I was entrusted with Elementary French for grades 3-5, obviously, geared towards students in grades 3-5. You might say, “Wait just a minute, Adriana! I thought your kids were in first grade and PreKindergarten. How come you are putting this curriculum in front of them, when it’s for higher – albeit elementary – grades?” Continue reading
Provided you said all of the above to me, including “albeit,” I would answer with a reassuring smile: “Never fear, dear friend! I am no pushy mama. My kids can handle this because it is a series of cartoons in French, followed by interactive exercises. I have been teaching them French for five months now, using other resources. Sure, the vocabulary in this course might be a bit over their head, but that’s where learning comes in. They get challenged to learn new words while repeating words they already know. The cartoons keep them riveted to the story line. My kids might even get some words from the context on the screen.”
What we got out of it was lots of listening to French. Plus, my son, who can read in English and Romanian, was able to peek at the French captioning on the screen while the cartoons were going on – so a gentle introduction to what French sounds look like when you spell them out. Yes, this curriculum is great that way. You can hear AND see the words being said right on the screen.
The exercises are interactive. Kids either listen and choose the right words, or arrange numbers in order or click and move words around on the screen to match concepts etc. They are so varied. After watching the cartoons, which are classic stories like “Le Petit Chaperon Rouge” (“Little Red Riding Hood”), the students get to answer questions which drill vocabulary.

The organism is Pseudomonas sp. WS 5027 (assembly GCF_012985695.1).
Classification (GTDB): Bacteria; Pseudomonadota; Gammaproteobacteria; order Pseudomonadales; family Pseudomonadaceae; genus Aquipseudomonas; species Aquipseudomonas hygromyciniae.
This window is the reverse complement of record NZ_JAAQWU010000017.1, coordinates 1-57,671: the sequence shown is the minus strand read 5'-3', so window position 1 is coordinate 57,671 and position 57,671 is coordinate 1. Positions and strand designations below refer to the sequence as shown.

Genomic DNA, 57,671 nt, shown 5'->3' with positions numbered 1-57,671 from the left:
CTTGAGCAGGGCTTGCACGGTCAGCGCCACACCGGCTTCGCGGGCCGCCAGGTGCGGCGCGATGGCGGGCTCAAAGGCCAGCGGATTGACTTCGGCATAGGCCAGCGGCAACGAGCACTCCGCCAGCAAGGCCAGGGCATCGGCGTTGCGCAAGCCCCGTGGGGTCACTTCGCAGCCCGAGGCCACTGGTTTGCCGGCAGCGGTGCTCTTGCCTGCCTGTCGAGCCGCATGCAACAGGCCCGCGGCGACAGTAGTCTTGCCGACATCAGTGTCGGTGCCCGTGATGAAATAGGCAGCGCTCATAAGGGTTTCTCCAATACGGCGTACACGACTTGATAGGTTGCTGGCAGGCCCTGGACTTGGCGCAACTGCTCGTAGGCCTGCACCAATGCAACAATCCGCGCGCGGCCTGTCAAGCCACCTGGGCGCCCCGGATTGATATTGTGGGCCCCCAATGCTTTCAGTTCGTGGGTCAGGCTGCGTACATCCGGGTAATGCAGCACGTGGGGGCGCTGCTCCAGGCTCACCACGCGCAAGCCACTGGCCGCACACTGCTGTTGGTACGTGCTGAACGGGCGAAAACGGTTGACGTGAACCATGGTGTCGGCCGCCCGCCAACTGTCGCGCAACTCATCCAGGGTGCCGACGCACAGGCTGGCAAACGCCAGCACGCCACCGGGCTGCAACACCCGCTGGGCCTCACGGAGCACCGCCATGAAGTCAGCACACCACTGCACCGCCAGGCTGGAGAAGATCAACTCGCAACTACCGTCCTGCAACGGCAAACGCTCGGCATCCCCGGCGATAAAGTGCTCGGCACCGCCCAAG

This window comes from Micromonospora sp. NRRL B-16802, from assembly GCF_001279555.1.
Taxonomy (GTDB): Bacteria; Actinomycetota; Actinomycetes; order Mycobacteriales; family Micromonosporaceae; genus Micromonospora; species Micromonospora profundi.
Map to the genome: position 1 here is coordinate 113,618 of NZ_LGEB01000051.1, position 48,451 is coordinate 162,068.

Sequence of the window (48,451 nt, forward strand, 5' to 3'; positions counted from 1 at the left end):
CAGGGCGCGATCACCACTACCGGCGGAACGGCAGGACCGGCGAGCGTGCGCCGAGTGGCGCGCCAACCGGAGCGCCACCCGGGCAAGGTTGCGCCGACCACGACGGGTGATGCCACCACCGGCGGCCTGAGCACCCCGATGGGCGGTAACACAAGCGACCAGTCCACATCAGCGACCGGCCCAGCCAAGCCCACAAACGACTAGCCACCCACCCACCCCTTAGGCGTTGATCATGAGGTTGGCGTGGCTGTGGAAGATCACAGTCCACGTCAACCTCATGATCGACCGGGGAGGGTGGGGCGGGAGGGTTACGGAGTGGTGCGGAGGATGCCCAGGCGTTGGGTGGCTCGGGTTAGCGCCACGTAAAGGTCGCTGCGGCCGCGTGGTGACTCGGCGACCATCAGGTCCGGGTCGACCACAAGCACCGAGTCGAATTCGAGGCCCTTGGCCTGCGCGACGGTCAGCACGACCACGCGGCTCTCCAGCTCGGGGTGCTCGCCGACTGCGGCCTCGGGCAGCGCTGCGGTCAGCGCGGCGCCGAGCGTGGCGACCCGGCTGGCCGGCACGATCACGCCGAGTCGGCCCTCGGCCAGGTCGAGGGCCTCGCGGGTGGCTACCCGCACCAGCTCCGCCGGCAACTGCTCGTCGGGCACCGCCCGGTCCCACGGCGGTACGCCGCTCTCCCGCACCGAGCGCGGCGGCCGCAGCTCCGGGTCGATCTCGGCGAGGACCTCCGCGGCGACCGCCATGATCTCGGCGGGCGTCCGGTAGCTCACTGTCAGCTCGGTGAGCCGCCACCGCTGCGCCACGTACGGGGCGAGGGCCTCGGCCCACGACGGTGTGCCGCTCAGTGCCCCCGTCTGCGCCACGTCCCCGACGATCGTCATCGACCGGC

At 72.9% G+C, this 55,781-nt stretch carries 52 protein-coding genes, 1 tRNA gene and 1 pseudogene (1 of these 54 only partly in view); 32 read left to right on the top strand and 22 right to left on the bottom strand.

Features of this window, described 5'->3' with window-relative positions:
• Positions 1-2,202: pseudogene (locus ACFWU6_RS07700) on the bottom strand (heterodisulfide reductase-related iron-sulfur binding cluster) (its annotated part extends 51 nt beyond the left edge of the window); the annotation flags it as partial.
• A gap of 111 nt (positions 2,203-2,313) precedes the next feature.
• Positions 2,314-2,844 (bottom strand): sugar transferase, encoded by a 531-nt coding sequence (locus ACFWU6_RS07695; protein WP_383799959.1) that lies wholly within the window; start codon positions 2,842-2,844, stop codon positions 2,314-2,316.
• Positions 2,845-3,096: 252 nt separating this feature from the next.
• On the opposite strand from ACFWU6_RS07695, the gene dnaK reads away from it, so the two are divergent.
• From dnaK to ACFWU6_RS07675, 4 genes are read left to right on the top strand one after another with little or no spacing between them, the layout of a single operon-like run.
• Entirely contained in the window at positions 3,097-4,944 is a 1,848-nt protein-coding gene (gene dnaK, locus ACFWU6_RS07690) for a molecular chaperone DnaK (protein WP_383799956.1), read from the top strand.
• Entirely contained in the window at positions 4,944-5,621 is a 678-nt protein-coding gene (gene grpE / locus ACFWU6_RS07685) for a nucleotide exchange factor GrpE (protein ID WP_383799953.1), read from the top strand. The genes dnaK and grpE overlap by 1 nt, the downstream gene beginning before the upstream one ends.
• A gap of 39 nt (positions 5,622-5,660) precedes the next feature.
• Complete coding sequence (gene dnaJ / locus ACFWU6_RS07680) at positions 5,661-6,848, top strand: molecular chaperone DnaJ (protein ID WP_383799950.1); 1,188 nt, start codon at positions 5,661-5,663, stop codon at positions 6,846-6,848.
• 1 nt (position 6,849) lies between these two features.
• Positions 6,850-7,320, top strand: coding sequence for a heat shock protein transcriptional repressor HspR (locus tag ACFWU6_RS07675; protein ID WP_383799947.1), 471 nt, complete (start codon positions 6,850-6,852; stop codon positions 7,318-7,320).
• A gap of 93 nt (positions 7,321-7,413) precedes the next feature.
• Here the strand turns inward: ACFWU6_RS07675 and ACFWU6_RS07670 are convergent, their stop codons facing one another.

The price for this is $119 per student per semester.
The curriculum repeats the cartoon after a few exercises. Repetition is the mother of learning, right? This is especially true with languages. After that, more exercises, including – I am not kidding – a language lab! How cool is that? Using your device’s mike, you can record your own voice and hear it back in order to correct your pronunciation.
There are also tidbits about culture, called CultureGrams, which allow the kids a window into how people who speak French interact with and greet each other.
Of course, this company offers several courses for different age groups, as you can see below.
For your information, Middleburry Interactive courses for the K-2 crowd include a total of 35 lessons for the semester, while the Grades 3-5 program (what I worked with) has 45 lessons per semester. They recommend two days a week for Grades K-2, and 2-3 days per week for Grades 3-5.
Both the Middle School and High School programs have a total of 90 lessons per semester, with the recommendation that students complete a lesson per day for 18 weeks. All levels are self-paced, so the student can speed ahead or slow down as needed.
We were definitely self-paced. When my kids get into something, they can’t stop. They watched almost all the videos the first session. I sat and translated through them all, then guided them through a few exercises. The following session, they just wanted to watch the videos and do no exercises. I had to tell them we will not be watching any more videos until they work through the exercises.
So even though we did only two sessions per week, we got rather far, but we skipped over some of the drills. My plan is to go back and systematically work one lesson at a time and make sure we cover all the drills available. Otherwise, I don’t think they will remember the vocabulary.
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